17. swim 5
The lagoon swim

Thankfully though, it was soon over, and I ran into the transition area to collect my bike.

Bike: 55km

I grabbed my bike, and rolled out of the first transition, excited for the ride! And what an incredible ride it was!!

We rode past beaches and ports:

18 bike 1

19 bike 2

Past livestock on farms:

20. bike 3

And up and down hills:

21 bike 4

Lots of hills.

In fact, the race is famous for its steep hills. Some are so dangerous that competitors have fallen off the road and down cliffs… I was thankful to the race martials who were yelling early warnings before the most dangerous corners.

22 bike 5

The most special part about racing in Thailand, is being cheered on by the many locals who come out to watch the race – especially school kids. How cute are these street-side cheerleaders!

23 bike 6

24 bike 7

After a 2-hour cycle –55km completed – it was time to transition to the run.

Run: 12km 25 run 1

As I dropped my bike and ran out of the transition area, I was reminded of why I love triathlons. People were lining the road yelling encouragement at those of us still running in the Thai heat (some pros had already finished!). It was particularly awesome to hear because by this point we had been racing for almost 3 hours, and were starting to tire… The encouragement was definitely welcome.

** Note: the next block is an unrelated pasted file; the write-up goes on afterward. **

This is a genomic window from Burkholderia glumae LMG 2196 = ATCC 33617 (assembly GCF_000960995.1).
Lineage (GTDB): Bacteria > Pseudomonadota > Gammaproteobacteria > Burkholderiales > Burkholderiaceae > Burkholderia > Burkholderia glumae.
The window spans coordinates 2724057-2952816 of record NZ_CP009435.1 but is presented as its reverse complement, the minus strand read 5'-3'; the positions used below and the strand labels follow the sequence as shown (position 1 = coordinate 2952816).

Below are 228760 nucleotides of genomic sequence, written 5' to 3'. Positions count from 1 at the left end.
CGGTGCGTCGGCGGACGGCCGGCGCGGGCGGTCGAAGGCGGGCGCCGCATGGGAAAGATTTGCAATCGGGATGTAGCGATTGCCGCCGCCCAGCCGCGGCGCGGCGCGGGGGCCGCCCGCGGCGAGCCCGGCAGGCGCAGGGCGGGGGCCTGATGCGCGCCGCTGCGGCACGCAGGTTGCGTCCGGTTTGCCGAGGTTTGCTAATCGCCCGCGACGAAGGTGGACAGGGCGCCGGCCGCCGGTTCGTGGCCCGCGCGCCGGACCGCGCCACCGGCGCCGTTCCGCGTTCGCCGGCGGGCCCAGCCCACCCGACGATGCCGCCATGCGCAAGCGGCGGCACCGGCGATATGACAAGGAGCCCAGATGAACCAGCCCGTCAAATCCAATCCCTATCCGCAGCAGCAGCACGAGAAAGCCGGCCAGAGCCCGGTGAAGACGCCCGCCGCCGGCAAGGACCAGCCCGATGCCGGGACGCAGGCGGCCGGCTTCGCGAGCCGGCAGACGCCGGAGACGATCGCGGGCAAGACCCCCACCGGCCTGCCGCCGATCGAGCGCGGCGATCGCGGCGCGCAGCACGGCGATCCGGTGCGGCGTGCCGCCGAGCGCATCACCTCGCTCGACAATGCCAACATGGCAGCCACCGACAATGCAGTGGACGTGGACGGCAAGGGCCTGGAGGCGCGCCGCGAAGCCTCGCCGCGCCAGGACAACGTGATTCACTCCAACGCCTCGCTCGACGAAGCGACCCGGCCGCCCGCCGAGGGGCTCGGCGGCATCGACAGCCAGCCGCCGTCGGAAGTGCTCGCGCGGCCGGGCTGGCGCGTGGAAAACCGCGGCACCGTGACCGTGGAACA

Just 12km left to run!

I rather enjoyed the run, as I had taken a new approach to racing this triathlon: don’t try to kill myself. For the first time in my short triathlon experience, I was racing merely to enjoy the wind on my face instead of trying to achieve a certain time or get on the podium.

I told myself I wasn’t racing slowly … I was just enjoying the race longer!

26 run 2

I therefore didn’t race as hard as I did in the Hua Hin or Pattaya triathlons … and certainly not as hard as this guy. Although I take my hat off to this guy. He looks like he’s pushing his pain barriers… Bravo young lad. Bravo.

27 run 3

Then again, maybe he’s not in pain. Maybe he just doesn’t like Gatorade.

28 run 4

After 4 hours of racing, I happily approached the finish line, hoping Ash and Brad would be there to cheer me on. They were! Such sweethearts!

29 post race 1

Like all races, the best part about crossing the finish line, was debriefing with my training buddies and fellow Ironguides triathletes. We crowd around each other hearing about each other’s triumphs, mistakes, best moments and worst moments… it’s great to debrief with someone who’s just run the same slog you have!

30 post race 2
With our coach, Vinnie

Post-race we were pretty pooped…. And tempted to take a nap. 32 post race 4

But instead we got back on our bikes and rode to the beach. Because nothing… nothing… gets in the way of the three of us… and a well earned, post-race beer. You can take the kid out of Bangkok … but ….

33 post race 5